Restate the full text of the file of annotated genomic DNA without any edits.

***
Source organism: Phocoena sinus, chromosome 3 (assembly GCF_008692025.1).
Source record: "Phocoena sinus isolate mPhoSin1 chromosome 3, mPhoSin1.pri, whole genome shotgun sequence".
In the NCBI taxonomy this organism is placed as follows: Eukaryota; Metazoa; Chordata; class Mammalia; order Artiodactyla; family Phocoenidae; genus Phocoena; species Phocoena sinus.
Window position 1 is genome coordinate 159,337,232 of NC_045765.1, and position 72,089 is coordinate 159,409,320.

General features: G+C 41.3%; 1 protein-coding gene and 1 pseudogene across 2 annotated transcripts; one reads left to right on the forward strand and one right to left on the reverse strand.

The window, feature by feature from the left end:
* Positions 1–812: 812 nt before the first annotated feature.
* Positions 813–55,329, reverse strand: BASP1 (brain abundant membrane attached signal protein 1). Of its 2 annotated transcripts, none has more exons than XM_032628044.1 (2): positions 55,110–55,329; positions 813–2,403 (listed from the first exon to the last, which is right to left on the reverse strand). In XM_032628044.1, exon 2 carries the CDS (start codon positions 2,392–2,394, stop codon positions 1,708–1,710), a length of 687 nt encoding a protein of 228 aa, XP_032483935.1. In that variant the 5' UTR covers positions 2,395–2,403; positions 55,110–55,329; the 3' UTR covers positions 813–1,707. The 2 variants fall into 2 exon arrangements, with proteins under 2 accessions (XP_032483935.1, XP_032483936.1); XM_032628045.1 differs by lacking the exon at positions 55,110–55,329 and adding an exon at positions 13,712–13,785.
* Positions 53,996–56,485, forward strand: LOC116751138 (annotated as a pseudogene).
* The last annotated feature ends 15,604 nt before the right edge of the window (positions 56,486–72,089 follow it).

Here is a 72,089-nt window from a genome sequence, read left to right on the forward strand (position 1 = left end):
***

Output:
Source organism: Phocoena sinus, chromosome 3 (assembly GCF_008692025.1).
Source record: "Phocoena sinus isolate mPhoSin1 chromosome 3, mPhoSin1.pri, whole genome shotgun sequence".
In the NCBI taxonomy this organism is placed as follows: Eukaryota; Metazoa; Chordata; class Mammalia; order Artiodactyla; family Phocoenidae; genus Phocoena; species Phocoena sinus.
Window position 1 is genome coordinate 159,337,232 of NC_045765.1, and position 72,089 is coordinate 159,409,320.

General features: G+C 41.3%; 1 protein-coding gene and 1 pseudogene across 2 annotated transcripts; one reads left to right on the forward strand and one right to left on the reverse strand.

The window, feature by feature from the left end:
* Positions 1–812: 812 nt before the first annotated feature.
* Positions 813–55,329, reverse strand: BASP1 (brain abundant membrane attached signal protein 1). Of its 2 annotated transcripts, none has more exons than XM_032628044.1 (2): positions 55,110–55,329; positions 813–2,403 (listed from the first exon to the last, which is right to left on the reverse strand). In XM_032628044.1, exon 2 carries the CDS (start codon positions 2,392–2,394, stop codon positions 1,708–1,710), a length of 687 nt encoding a protein of 228 aa, XP_032483935.1. In that variant the 5' UTR covers positions 2,395–2,403; positions 55,110–55,329; the 3' UTR covers positions 813–1,707. The 2 variants fall into 2 exon arrangements, with proteins under 2 accessions (XP_032483935.1, XP_032483936.1); XM_032628045.1 differs by lacking the exon at positions 55,110–55,329 and adding an exon at positions 13,712–13,785.
* Positions 53,996–56,485, forward strand: LOC116751138 (annotated as a pseudogene).
* The last annotated feature ends 15,604 nt before the right edge of the window (positions 56,486–72,089 follow it).

Here is a 72,089-nt window from a genome sequence, read left to right on the forward strand (position 1 = left end):